They are huge, but very docile. The native breed is creamy white in colour, with a distinctive hump. Sometimes the pious people of India can be seen feeding a roadside cow with a carrot or chappati or some water.
The two reasons to stop drinking milk are The Health perspective and The Moral perspective to save the cows. This is the second part we see the Moral perspective
Even if the Indian cow eats paper and plastic surprisingly there is negligible effect on its milk and urine as they take all ill effects in its own body.
What happens in Dairy farming?
For many people, dairy farming conjures up images of small herds of cows leisurely grazing on open pastures. Although scenes like this still exist, most milk is produced by cows raised in intensive production systems. Some cows are housed indoors year-round and lactating cows are often kept restrained in tie stalls or stanchions.
Although they don’t reach mature size until at least 4 years old, dairy cows first give birth at about 2 years of age and are usually bred again beginning at about 60 days after giving birth, to maintain a yearly schedule.
Most dairy calves are removed from their mothers immediately after birth. The males are mainly sold for veal or castrated and raised for beef. “Bob veal” calves are killed as soon as a few days after birth; those used to produce “special-fed veal” are typically kept tethered in individual stalls until slaughtered at about 16 to 20 weeks of age. The female calves are commonly subjected to tail docking, dehorning, and the removal of “extra” teats. Until weaned at 8 weeks of age, most female calves are fed colostrum, then a milk replacer or unsaleable waste milk. Each year hundreds of thousands of these female calves die between 48 hours and 8 weeks of age, mostly due to scours, diarrhea, and other digestive problems.
What about Cows in India?
People for Ethical Treatment of Animals (Peta), backed up by The Independent’s own investigation, which reveals the Indian treatment of its holiest animal as a scandal of cruelty, greed and corruption.
The cow’s special status in India is enshrined in law. Some States allow the slaughter of cattle with restrictions like a “fit-for-slaughter” certificate which may be issued depending on factors like age and gender of cattle, continued economic viability etc. Others completely ban cattle slaughter, while there is no restriction in a few states, most notably Kerala. By default, Bulls and bullocks and she-buffaloes are protected up to 15 years of age. But all this apparent reverence and protection masks a trade in cows and cow products which involves unbelievable barbarity and cruelty.
The issues of slaughtering
Cows are routinely shipped to states with lower or no requirement for slaughter, even though most States make it illegal to transport the animals for slaughter across State borders. Many illegal slaughterhouses operate in large cities such as Chennai and Mumbai. While there are approximately 3,600 slaughterhouses operating legally in India, there are estimated to be over 30,000 illegal slaughterhouses.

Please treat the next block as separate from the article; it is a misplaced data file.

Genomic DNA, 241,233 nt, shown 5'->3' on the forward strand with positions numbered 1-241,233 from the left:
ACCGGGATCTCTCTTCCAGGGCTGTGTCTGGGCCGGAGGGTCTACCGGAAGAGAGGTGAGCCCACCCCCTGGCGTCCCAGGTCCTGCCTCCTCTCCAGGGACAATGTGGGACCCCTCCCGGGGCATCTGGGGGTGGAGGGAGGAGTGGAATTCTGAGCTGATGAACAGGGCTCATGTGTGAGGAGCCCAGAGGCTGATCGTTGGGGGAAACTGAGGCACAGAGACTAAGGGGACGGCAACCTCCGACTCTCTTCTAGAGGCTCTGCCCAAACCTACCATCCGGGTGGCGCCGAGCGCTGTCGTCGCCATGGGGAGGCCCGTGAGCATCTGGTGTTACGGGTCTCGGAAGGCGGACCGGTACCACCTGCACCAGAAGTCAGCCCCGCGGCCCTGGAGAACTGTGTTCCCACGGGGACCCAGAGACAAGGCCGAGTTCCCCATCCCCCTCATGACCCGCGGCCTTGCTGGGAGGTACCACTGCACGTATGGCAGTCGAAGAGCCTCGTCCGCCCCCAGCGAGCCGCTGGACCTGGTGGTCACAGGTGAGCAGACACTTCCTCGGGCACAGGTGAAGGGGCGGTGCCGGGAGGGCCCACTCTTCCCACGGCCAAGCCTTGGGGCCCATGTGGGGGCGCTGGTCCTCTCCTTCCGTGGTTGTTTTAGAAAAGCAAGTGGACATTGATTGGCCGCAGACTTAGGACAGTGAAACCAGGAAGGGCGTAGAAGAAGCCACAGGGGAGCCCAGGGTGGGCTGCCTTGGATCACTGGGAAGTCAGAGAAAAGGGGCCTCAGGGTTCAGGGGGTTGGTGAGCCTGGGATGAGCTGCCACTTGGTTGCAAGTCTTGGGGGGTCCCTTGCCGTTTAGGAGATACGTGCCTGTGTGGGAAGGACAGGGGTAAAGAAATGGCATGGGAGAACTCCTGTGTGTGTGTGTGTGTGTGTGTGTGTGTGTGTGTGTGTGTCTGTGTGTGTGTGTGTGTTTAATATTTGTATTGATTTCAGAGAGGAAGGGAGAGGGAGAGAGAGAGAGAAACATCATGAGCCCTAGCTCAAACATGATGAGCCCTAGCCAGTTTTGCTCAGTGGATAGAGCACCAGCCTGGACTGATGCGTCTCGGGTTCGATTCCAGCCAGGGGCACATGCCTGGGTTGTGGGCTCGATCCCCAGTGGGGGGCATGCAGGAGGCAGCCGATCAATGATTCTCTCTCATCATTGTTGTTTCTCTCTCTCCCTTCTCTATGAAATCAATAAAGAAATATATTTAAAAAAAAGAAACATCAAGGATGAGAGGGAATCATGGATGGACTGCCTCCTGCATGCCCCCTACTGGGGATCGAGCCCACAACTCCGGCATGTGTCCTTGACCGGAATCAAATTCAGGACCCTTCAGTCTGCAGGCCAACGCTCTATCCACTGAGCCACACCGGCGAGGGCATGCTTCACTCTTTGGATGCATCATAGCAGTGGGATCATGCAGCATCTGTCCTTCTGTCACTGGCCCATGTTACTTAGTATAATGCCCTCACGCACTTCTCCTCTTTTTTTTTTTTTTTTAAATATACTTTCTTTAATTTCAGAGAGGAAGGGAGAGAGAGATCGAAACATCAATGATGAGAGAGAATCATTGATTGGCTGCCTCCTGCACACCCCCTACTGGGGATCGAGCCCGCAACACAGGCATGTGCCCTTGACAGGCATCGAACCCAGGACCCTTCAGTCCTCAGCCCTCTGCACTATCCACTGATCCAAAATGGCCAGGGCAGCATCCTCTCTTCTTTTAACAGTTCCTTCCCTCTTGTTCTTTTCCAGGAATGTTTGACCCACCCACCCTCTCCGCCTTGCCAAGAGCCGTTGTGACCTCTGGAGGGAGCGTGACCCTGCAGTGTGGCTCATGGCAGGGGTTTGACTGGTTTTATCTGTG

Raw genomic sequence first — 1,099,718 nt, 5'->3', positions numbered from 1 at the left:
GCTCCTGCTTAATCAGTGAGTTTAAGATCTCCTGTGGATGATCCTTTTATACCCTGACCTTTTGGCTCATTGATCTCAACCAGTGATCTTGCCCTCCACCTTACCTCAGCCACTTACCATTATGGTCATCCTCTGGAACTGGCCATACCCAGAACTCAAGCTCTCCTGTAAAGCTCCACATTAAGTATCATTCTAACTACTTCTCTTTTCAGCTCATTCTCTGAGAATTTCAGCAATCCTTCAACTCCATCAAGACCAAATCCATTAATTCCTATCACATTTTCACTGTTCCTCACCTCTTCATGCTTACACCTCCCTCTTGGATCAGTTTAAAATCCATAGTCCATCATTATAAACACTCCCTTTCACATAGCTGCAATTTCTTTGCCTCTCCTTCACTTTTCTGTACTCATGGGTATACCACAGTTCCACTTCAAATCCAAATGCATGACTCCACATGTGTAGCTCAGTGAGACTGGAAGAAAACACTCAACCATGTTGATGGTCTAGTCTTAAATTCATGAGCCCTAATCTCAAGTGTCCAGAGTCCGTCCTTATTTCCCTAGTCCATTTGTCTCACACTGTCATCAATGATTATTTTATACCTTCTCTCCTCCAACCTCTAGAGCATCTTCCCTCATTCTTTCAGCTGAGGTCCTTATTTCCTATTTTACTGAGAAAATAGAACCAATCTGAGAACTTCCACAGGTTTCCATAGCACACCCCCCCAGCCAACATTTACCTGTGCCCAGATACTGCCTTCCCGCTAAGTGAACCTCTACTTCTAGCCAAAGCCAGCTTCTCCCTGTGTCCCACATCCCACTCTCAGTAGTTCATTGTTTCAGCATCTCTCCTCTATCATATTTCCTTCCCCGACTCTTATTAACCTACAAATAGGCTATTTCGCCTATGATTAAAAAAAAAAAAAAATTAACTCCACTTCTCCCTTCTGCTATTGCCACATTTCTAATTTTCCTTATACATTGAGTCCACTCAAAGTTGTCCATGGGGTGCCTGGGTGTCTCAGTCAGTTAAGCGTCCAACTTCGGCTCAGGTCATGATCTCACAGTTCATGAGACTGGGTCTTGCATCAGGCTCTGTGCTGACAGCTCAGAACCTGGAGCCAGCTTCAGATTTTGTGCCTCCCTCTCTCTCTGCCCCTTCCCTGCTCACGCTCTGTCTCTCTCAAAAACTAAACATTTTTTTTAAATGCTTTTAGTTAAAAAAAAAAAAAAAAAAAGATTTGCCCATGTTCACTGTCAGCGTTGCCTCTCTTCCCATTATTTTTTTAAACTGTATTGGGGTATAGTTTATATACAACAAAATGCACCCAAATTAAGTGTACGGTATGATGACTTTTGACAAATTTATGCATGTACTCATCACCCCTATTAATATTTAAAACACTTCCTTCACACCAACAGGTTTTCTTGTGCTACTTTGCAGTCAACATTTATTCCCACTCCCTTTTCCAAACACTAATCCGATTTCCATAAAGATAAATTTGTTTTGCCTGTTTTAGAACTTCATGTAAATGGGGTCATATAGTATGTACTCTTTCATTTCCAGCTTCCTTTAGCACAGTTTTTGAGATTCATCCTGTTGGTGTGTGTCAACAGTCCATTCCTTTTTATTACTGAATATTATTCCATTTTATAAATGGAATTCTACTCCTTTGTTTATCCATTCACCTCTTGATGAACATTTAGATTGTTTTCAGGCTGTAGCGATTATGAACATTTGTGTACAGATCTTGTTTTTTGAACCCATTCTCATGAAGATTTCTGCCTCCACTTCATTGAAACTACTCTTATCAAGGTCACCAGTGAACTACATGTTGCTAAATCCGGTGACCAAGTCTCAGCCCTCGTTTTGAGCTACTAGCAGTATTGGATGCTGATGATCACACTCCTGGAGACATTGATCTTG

Much of the abuse stems from the fact that the trade in and slaughter of cows is almost entirely clandestine and illegal – but the authorities which should be stopping it are routinely bribed to let it continue. There is, therefore, no scrutiny or regulation of the trade anywhere along the line. Much Indian beef finds its way to the Middle East and Europe from Kerala and Bangladesh
Some cruel stats
The slaughter of cows has been banned in all Indian states and territories except West Bengal, in the north-east, and Kerala in the far south. But the main result is an appalling traffic of cattle. There is a huge amount of trafficking of cattle to both West Bengal and Kerala. The ones going to West Bengal go by truck and train and they go by the millions. The law says you cannot transport more than 4 per truck but they are putting in up to 70. When they go by train, each wagon is supposed to hold 80 to 100, but they cram in up to 900, 400 to 500 of them go out dead.
“In Kerala they also have a unique way of killing them – they beat their heads to a pulp with a dozen hammer blows. A well-intentioned visitor from the West, trying to improve slaughterhouse practice in Kerala, exhorted them to use stun guns, saying that the meat of an animal killed in this fashion (rather than having its throat slit) tasted sweeter. The stun guns that she left behind quickly broke and fell into disuse, but the belief that the meat was sweeter took hold – which explains this horrible method of slaughtering.”
Between 1940 and 2012, the average amount of milk produced per cow rose from 2 tons per year to 10 tons. Although genetic selection and feeding are used to increase production efficiency, cows do not adapt well to high milk yields or their high grain diets.7 Metabolic disorders are common, and millions of cows suffer from mastitis (a very painful infection of the udder), lameness, and infertility problems.
The term “downer” refers to an animal who is too injured, weak, or sick to stand and walk. The exact number of downer cattle on U.S. farms or feedlots or sent to slaughter facilities is difficult to ascertain, but estimates approach 500,000 animals per year; most are dairy cows. Complications associated with calving and injuries from slipping and falling are leading causes, and the condition most often occurs within one day of giving birth.
Courtesy : ajitvadakayil.blogspot.com, veganoutreach.org, independent.co.uk
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